Seeing the world through the eyes of a 5 years old

"Hey Dad" asked my grown son.   "What are you and mom doing next month?" 

"I don't know" I cautiously replied.  "It depends.  What do you have in mind?"

"Think you guys might be available to baby sit Jacob?"  Asked my son, "Christy and I have an opportunity to go on a ten day cruise to Mazatlan and Acapulco."

"Wow, Ten Days! Give me the dates and I will run them by your mom," said I

I ask you.  How can a person refuse the opportunity to spend quality time with their grand children?   My son was pretty confident as to what our answer would be, and a month later he and his wife were at our front door, with a small boy, a suitcase, and an X Box video game consol.

Jacob is five years old.  He has bright brown eyes, a head of fine brown hair, an enquiring mind, a cheerful disposition, and the ability to be heard in any crowd. 

Five year olds often see the world differently from adults.  Things are sometimes harder to master, and certainly more difficult to reach. Everything is adult size and one often has to stand on a stool in order to do ordinary things like washing hands, brushing teeth, or even reaching to drink from a cup.  It can be easy for an adult to forget what it is like to be less than three foot tall.   Children have a much different prospective than adults.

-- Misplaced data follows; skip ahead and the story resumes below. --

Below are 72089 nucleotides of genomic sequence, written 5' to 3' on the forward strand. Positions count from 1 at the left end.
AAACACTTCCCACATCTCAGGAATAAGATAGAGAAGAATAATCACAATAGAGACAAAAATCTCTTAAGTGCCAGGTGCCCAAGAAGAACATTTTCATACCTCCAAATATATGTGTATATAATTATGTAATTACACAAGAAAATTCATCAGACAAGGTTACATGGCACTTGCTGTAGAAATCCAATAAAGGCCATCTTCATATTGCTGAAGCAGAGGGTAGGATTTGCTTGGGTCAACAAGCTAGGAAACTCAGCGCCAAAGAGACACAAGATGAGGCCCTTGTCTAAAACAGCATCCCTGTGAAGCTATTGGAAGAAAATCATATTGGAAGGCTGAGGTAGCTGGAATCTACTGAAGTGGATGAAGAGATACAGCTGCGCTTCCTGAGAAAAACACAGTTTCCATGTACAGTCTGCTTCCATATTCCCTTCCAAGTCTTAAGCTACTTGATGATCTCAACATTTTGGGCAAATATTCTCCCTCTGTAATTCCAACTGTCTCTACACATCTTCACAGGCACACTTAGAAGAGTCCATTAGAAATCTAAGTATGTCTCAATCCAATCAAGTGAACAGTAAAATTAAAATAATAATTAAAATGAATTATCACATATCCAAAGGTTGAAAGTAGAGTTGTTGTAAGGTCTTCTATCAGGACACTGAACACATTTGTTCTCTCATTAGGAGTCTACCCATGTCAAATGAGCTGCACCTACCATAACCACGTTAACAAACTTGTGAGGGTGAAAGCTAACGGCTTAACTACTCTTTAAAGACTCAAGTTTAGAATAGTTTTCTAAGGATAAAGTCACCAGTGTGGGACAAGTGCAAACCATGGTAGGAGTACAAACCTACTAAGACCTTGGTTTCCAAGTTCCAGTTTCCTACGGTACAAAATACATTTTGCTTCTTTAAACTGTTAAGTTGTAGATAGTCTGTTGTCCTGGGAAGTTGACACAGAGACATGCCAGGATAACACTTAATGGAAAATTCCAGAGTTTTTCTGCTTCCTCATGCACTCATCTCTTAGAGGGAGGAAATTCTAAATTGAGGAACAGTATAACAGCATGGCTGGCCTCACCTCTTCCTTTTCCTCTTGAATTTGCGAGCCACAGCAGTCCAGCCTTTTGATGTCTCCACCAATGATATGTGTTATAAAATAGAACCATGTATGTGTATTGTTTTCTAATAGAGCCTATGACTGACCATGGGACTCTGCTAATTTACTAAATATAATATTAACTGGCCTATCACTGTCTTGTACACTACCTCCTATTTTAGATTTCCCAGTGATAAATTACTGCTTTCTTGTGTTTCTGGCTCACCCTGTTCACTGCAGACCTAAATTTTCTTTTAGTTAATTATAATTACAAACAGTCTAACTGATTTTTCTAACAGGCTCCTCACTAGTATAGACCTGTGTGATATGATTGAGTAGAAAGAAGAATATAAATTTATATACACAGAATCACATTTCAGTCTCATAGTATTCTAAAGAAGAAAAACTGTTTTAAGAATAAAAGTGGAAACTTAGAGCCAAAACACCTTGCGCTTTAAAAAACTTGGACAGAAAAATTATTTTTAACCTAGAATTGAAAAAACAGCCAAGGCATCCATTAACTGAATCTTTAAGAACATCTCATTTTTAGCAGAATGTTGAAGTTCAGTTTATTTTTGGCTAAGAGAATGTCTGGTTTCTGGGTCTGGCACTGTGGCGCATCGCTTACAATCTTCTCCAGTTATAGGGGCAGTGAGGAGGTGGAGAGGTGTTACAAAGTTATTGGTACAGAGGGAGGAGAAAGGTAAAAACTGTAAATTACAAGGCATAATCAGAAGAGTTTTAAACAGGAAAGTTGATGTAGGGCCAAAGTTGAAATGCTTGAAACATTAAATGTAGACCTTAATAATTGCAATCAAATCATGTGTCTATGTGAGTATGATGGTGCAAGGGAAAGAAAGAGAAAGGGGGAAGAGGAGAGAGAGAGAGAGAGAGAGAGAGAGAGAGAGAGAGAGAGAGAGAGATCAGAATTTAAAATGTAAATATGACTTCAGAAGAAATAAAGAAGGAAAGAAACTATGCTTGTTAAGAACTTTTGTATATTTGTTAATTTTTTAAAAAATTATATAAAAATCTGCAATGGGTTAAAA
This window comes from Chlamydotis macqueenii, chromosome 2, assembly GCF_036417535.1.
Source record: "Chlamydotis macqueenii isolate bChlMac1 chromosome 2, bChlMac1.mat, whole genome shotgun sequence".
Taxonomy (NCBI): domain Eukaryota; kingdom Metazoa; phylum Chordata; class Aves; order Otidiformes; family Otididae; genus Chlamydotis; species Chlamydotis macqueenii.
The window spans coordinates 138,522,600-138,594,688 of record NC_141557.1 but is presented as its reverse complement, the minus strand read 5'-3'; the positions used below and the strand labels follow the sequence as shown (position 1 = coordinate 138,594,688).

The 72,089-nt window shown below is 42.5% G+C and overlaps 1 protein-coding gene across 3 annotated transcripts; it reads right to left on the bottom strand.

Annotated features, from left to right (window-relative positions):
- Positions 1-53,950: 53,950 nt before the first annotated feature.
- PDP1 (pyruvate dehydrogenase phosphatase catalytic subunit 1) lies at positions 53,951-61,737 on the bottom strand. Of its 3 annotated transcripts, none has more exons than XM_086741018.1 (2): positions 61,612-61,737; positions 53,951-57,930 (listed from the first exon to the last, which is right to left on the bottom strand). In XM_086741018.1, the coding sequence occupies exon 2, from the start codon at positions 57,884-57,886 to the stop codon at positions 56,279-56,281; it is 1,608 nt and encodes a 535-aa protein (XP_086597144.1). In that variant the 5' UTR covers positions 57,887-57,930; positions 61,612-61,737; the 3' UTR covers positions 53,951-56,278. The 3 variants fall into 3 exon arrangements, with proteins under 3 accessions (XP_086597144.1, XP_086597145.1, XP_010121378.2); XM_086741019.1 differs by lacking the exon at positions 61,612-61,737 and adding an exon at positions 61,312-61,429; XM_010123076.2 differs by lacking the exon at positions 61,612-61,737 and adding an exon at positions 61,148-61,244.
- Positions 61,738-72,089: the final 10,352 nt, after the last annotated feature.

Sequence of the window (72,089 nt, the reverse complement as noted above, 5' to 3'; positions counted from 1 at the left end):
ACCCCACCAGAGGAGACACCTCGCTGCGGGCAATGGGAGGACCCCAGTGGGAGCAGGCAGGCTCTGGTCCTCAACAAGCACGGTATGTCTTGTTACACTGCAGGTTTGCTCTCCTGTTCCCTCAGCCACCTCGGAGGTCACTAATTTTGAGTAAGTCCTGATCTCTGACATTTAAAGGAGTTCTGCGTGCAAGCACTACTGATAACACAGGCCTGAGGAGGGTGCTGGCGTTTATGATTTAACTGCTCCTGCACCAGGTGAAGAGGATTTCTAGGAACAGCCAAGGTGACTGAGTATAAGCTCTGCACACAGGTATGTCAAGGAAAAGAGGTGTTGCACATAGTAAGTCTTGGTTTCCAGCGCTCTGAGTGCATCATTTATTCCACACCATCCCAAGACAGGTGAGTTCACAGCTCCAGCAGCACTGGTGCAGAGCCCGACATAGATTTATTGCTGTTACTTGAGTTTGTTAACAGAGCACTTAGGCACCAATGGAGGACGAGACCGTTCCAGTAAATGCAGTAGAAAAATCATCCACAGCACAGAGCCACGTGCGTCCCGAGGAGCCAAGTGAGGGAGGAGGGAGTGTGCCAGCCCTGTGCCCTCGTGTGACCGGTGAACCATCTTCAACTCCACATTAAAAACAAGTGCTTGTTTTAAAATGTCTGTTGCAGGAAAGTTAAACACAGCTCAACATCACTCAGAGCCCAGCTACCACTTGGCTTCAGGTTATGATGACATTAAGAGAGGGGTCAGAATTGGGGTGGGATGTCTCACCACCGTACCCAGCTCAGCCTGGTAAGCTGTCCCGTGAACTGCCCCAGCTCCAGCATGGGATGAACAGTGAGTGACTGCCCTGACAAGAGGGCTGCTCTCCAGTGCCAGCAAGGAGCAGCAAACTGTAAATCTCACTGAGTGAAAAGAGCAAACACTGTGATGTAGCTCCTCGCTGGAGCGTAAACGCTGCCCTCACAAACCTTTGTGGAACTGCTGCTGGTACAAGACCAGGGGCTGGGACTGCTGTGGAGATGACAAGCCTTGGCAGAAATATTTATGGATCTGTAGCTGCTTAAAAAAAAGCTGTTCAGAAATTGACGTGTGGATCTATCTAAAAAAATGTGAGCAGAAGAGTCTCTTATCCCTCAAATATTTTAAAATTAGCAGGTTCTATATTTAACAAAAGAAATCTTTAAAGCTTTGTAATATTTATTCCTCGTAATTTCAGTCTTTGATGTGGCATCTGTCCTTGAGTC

My little grand son wrapped his arms around me.  "You smell good gram'pa!"

"I do?" asked I

The little guy grinned: "You don't smell poopy."

I was a little shocked: "Do I ever smell poopy?"

"No" said Jacob. "You smell good." 

So much for five year old reasoning…

We bid goodbye to his mother and father, and helped Jacob unpack.  He was cheerful and very talkative.

"Gram'pa," asked Jacob "When are you going to die?"

"Huh?"  I replied "I don't know. "

Jacob looked at me in as somber a manner as a five year old could muster "Old people die"

"Jacob" said I with a smile. "Everyone, will die someday, but I don't plan to die for a long time."

Jacobs somber expression changed to a face wide smile: "That's good Gram' pa,"

A small child can be a real challenge for an older person.  Children need to occupy their time with different activities, and they really need to do more than just watch TV.  They demand and need attention, and they can't be ignored.

"Gram'pa, can I play my X Box?"  asked the little guy.

I slyly replied "I don't know how to hook it up."

Little Jacob was quick to respond. "I can hook it up.  I know how to do it." 

I watched in amazement as he immediately started plugging cables into our VCR.